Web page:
In the next few weeks, some seniors at my school will learn colleges they want do not want them. For a few, it will be the end of desperate hope they tried not to feel. For others— having already seen themselves as part of a school through fandom or family— the rebuff will require redefining themselves. For most, it will be their first serious rejection.
As everyone is away on spring break, the seniors will tend their own wounds, but, even if school were in session, they would have to reconcile themselves. It won’t help to tell them, as my colleagues and I often do, that if we were applying to our alma maters in the current admissions climate, we might not be accepted. It won’t help to blame the system, though colleges’ relentless marketing superheats the process and sets students up for disappointment. We can’t evoke fate and any sort of meant-to-be’s, nor offer stories of how this moment won’t seem so important ten years from now, nor can we cajole them to reject a school that, up until that letter arrived, they’d esteemed highly.
And, frankly, I’m not sure any of those consolations should work. You can convince people how to think, but has anyone ever succeeded entirely at convincing someone how to feel? You have that argument with yourself, and winning or losing it is far more consequential than any momentary reassurance.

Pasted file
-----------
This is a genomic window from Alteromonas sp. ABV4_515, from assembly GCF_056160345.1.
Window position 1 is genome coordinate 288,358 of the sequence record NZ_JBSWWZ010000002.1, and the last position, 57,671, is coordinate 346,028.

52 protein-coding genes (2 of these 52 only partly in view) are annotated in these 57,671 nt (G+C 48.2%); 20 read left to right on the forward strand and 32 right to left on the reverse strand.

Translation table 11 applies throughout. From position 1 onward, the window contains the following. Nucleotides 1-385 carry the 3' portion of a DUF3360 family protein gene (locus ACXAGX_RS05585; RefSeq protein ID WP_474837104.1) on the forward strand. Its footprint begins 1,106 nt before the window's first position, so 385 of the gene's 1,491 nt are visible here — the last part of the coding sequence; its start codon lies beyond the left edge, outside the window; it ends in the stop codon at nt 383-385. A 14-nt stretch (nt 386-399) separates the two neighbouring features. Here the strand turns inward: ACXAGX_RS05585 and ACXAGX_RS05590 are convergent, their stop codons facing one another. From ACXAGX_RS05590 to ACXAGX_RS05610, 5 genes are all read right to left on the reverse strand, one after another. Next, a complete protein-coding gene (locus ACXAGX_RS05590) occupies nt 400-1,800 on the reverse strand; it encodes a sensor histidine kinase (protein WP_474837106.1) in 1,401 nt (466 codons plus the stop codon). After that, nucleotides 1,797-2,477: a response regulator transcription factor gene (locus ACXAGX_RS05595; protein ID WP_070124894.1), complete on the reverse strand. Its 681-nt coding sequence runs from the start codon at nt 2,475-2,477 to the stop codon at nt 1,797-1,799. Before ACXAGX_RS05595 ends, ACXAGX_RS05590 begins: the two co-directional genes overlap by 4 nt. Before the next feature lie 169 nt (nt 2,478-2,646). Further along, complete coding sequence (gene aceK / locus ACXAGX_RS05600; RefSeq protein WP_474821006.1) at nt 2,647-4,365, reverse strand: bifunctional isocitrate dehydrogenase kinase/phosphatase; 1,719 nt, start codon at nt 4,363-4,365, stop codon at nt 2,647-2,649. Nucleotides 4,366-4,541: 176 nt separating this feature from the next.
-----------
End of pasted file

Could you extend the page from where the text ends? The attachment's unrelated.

Of course, not all the news will be bad. Some students will see hard work rewarded or unlikely hopes fulfilled. We shake their hands and slap their backs. College decisions, like another stage of a rocket, may blast them into new territory and a new sense of themselves. We know what to say to them. Nothing could be easier.
No one would think of telling them that disappointments and not triumphs make us. Reminding them they will not always be so lucky would be in terribly bad taste, and who, at that moment, wants to be reminded this result is really a new trial, another task at which they can succeed and fail?
But I confess I’m tempted.
I often find myself admiring the rejects more. If I can’t congratulate them, I can at least commune with them. They come to understand what I’d consider reality—that it’s not what we’re given but what we do with it that counts. Everyone my age has experienced disappointment or tragedy, and, speaking for myself, I’ve grown stronger through those experiences. Knowing no setback is final fills me with genuine optimism for seniors who don’t get their first choice. Successes born of discontent are often sweeter than simple good fortune. They can develop resilience, resourcefulness, and a sense of humor their classmates may come to envy.
“There will be little rubs and disappointments everywhere,” Jane Austen said, “and we are all apt to expect too much; but then, if one scheme of happiness fails, human nature turns to another; if the first calculation is wrong, we make a second better: we find comfort somewhere.”
Though they won’t accept comfort from me, the disappointed seniors may find it in their own hearts, which will ultimately be more valuable than anything I might offer.
We’d all like to choose our paths, but we can’t see the wider world that way. The recipients of bad news would never accept my saying so, but they may be the lucky ones.
I don’t grieve for them—they carry my greatest hopes.